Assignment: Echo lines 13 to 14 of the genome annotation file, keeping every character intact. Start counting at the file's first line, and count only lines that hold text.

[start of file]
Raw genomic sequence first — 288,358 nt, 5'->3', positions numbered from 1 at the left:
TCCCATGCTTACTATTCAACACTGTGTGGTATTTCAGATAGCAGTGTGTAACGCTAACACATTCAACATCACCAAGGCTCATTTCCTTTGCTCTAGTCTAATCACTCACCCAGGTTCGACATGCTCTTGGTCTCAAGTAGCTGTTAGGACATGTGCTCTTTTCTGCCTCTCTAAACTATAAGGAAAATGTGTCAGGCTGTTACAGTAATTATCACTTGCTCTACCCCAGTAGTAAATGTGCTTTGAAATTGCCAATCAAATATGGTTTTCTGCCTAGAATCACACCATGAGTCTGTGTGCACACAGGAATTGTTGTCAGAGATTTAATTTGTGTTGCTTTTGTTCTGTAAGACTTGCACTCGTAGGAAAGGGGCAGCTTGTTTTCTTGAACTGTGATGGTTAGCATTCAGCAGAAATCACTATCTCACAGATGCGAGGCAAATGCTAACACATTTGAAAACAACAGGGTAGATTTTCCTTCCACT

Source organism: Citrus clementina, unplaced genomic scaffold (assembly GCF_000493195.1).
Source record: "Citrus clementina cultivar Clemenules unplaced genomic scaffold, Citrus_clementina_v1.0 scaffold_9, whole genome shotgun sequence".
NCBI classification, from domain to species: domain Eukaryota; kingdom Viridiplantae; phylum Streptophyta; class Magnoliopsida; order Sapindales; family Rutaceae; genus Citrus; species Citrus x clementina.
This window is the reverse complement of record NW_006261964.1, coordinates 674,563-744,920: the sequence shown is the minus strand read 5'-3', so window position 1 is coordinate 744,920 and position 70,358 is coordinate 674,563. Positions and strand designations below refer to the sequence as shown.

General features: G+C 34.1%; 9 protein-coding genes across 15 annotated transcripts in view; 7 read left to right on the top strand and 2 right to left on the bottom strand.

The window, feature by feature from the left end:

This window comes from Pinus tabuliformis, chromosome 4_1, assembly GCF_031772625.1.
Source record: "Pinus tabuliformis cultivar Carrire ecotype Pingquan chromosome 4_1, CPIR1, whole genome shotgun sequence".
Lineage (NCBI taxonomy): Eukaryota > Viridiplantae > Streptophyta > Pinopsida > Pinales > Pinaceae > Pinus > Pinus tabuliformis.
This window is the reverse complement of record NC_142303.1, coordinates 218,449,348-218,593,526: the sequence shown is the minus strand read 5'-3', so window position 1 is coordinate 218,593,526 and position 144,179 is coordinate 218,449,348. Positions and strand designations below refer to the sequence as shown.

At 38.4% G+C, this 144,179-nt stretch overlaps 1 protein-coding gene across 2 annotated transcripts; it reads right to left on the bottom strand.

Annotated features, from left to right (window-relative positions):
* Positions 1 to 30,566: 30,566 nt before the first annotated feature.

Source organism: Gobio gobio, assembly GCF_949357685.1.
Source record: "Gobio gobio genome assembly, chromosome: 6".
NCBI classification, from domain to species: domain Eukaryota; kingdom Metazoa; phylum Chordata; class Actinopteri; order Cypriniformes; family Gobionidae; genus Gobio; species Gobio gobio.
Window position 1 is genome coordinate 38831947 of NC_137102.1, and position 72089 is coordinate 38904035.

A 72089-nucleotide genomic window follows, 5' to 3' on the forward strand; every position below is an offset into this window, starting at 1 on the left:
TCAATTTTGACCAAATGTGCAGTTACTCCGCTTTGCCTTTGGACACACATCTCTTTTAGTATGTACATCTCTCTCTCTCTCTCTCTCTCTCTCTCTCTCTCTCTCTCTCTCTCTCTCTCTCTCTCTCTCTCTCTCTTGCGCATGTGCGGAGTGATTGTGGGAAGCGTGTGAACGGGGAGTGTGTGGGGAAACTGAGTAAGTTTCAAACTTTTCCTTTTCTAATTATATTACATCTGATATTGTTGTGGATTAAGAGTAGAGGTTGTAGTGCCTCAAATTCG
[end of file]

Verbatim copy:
At 38.4% G+C, this 144,179-nt stretch overlaps 1 protein-coding gene across 2 annotated transcripts; it reads right to left on the bottom strand.

Annotated features, from left to right (window-relative positions):